Archive for September 2011

Permission? No.

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I received an interesting email yesterday. Well, no, not really interesting, but it shows that many of the practices that email receivers have been saying, for years, are wrong are still being used by major companies.

First, a screenshot (click to embiggen):

Screenshot from People magazine email

Now, technically, they’re right – I was a PEOPLE subscriber. Not by choice (it’s a long story involving a compromised credit card) but, for a time, I had a subscription to PEOPLE. However, I never gave them an email address, nor permission to email me. No, they went to an ESP (Experian/Cheetahmail), who dug up an old email address that had no connection to my PEOPLE subscription other than my name, and they decided it must actually be me, the PEOPLE subscriber, and I must want them to send me email. The process of determining a user’s email address by matching datapoints in multiple databases is called “email appending” or “e-pending”.

The email address to which this was sent is… special. In 2004, I was working for Bonded Sender, evaluating new applicants to their program. One of the methods I used to test whether an entity was complying with standards was to create a tagged address, at my vanity domain, specific to that applicant and use that tagged address in their sign-up process. Because the address was tagged, I could determine if it had been sold or traded to other email marketers, which would have been a violation of the Bonded Sender standards. This address was used to test an entity that, ultimately, didn’t make it into the program (and who, obviously, have sold or traded their email data to other entities).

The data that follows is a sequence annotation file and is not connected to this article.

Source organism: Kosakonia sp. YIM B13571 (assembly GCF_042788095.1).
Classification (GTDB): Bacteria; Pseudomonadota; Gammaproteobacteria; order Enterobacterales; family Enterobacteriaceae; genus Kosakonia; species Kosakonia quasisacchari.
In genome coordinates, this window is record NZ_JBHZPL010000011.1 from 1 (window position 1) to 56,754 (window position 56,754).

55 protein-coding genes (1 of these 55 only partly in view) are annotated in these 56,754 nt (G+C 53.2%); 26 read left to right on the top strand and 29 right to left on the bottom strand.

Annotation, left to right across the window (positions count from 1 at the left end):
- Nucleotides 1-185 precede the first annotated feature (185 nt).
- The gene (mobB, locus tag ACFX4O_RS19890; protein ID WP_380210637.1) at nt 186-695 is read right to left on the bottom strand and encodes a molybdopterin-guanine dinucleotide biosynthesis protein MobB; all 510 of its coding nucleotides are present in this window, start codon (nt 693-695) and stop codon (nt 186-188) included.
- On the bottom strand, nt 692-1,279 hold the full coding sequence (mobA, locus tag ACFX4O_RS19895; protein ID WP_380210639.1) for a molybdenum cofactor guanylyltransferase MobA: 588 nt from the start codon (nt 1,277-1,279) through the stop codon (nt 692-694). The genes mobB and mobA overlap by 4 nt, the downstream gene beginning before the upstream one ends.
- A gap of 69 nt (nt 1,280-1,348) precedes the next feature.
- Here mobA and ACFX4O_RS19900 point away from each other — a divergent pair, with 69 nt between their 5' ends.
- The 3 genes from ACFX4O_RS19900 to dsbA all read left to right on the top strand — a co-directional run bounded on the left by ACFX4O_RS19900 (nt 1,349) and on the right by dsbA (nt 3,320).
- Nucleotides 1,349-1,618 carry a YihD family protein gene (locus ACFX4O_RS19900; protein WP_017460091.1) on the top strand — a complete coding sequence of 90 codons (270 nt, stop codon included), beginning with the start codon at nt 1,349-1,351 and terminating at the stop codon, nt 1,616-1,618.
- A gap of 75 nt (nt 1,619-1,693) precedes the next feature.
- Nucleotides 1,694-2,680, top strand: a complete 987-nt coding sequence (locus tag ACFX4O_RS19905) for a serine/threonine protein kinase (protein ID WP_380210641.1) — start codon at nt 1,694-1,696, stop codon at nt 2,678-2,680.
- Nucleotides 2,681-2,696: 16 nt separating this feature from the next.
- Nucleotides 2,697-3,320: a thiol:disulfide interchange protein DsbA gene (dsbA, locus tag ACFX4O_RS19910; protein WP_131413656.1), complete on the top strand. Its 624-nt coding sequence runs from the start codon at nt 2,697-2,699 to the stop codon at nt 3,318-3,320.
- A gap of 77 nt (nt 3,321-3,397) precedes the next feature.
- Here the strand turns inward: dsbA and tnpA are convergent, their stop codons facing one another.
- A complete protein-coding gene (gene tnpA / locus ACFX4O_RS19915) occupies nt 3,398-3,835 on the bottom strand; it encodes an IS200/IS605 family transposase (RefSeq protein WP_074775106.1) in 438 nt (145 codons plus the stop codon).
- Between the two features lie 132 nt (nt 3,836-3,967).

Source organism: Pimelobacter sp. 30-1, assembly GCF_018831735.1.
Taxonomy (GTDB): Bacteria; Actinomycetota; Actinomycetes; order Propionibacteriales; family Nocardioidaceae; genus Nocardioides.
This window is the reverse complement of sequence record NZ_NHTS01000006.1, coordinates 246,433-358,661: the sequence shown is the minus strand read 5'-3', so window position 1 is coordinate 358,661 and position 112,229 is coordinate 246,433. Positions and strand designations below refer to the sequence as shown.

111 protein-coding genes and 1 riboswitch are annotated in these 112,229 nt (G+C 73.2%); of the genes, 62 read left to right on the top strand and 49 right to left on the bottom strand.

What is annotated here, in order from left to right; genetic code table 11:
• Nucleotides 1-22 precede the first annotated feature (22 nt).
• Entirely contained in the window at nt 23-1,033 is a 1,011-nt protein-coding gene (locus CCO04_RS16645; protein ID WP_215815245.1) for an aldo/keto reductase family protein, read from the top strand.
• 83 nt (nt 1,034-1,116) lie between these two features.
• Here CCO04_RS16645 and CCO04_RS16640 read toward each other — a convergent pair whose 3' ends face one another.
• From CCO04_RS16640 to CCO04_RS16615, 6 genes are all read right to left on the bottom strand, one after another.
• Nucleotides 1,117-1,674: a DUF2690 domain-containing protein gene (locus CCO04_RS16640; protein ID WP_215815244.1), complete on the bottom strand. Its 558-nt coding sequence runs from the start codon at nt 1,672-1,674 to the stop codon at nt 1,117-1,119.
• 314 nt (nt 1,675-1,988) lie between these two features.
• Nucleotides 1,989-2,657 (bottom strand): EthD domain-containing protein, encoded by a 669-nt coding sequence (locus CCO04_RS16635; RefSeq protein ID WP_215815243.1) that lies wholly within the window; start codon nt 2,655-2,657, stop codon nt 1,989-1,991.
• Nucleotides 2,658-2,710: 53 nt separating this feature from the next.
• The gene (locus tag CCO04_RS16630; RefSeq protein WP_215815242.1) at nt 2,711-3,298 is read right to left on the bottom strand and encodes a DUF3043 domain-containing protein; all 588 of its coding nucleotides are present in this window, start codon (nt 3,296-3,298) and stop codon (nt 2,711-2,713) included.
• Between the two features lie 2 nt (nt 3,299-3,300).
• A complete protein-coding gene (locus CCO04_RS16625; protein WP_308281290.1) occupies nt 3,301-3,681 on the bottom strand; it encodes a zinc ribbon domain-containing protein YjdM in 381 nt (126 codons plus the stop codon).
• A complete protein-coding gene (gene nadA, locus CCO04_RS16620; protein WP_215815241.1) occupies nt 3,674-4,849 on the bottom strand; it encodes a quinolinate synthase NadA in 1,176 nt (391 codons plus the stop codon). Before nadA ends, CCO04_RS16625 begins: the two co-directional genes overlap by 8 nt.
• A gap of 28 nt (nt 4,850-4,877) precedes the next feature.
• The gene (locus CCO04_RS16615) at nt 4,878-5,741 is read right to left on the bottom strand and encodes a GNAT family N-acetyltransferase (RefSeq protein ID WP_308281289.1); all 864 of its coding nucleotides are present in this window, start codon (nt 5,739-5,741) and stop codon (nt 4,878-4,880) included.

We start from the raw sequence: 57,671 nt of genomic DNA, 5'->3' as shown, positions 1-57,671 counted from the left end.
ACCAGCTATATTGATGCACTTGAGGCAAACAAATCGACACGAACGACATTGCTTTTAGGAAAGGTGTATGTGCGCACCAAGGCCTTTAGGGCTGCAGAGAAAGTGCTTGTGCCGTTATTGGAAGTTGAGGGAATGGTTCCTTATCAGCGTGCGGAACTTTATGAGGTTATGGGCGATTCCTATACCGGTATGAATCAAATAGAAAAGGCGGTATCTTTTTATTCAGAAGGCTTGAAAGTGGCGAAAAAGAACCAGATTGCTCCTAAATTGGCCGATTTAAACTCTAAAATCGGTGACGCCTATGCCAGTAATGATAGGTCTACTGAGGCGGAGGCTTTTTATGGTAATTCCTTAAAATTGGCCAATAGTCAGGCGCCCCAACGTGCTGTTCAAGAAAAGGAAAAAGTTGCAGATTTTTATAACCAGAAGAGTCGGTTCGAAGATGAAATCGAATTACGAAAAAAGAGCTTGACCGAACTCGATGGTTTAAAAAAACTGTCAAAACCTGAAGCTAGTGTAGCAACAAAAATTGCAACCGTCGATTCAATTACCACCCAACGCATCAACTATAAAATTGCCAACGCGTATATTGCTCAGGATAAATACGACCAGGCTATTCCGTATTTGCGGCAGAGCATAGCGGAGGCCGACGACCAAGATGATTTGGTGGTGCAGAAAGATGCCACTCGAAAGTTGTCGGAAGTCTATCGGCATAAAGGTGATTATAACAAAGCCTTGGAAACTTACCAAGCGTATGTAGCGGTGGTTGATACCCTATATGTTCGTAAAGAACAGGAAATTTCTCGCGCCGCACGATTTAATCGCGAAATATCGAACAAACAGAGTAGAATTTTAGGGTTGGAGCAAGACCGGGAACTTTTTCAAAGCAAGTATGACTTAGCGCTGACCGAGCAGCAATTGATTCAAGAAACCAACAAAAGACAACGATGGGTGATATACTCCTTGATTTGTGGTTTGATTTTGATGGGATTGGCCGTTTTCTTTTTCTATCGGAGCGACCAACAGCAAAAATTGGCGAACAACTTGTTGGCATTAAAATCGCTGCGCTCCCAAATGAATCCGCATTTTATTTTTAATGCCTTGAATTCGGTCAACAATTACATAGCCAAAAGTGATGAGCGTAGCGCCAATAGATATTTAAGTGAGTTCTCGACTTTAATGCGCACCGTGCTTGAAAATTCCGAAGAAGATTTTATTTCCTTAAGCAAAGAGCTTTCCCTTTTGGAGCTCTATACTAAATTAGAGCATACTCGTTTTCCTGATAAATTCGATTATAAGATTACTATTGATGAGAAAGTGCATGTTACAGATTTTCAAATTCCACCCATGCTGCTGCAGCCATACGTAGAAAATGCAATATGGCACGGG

In 2004, when this email address was created, I was living in Virginia, I had a different phone number and all different credit card numbers. There’s really nothing tied to the creation of that address that matches any of my current data (as a PEOPLE subscriber, I lived in California). Yet, somehow, between Cheetahmail and PEOPLE, it was decided that this must be someone who wants to receive PEOPLE’s email.

So, once again, we have a large corporation deciding what’s best for consumers (“They will obviously want OUR email, so let’s find a way to get it to them”), and we have an ESP willing to ignore “permission”, “engagement”, and “the desires of the end-users”. This is a bad combination.

MAAWG, the Messaging Anti-Abuse Working Group, just put out a position paper decrying e-pending as a “direct violation of core MAAWG values” and “abusive”. I hope that Cheetahmail/Experian, as a full MAAWG member, will take this to heart and change their practices… but I don’t see that happening anytime soon.

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Written by hanov3r

September 22, 2011 at 7:19 pm

Posted in Uncategorized